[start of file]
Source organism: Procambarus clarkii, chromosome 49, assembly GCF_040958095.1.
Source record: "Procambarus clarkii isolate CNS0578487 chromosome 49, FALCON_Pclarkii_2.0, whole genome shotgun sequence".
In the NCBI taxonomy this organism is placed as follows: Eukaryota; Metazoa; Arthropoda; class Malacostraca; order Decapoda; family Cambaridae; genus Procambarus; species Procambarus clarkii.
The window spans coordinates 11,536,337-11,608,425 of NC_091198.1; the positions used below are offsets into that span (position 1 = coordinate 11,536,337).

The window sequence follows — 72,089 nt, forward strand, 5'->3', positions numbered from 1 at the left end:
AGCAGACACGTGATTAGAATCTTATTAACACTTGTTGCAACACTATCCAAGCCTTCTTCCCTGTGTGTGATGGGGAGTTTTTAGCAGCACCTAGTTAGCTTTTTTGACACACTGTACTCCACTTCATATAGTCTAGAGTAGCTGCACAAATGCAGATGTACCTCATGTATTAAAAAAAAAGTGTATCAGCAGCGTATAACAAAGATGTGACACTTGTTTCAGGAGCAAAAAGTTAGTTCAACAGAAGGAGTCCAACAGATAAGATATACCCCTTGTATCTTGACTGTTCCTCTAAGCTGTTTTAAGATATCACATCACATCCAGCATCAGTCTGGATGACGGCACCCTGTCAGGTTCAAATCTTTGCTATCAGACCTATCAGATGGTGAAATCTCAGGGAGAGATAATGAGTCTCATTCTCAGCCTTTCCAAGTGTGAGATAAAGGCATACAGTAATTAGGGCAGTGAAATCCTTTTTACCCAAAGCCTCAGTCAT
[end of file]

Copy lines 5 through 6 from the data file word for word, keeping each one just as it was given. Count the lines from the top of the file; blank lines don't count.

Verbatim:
The window sequence follows — 72,089 nt, forward strand, 5'->3', positions numbered from 1 at the left end:
AGCAGACACGTGATTAGAATCTTATTAACACTTGTTGCAACACTATCCAAGCCTTCTTCCCTGTGTGTGATGGGGAGTTTTTAGCAGCACCTAGTTAGCTTTTTTGACACACTGTACTCCACTTCATATAGTCTAGAGTAGCTGCACAAATGCAGATGTACCTCATGTATTAAAAAAAAAGTGTATCAGCAGCGTATAACAAAGATGTGACACTTGTTTCAGGAGCAAAAAGTTAGTTCAACAGAAGGAGTCCAACAGATAAGATATACCCCTTGTATCTTGACTGTTCCTCTAAGCTGTTTTAAGATATCACATCACATCCAGCATCAGTCTGGATGACGGCACCCTGTCAGGTTCAAATCTTTGCTATCAGACCTATCAGATGGTGAAATCTCAGGGAGAGATAATGAGTCTCATTCTCAGCCTTTCCAAGTGTGAGATAAAGGCATACAGTAATTAGGGCAGTGAAATCCTTTTTACCCAAAGCCTCAGTCAT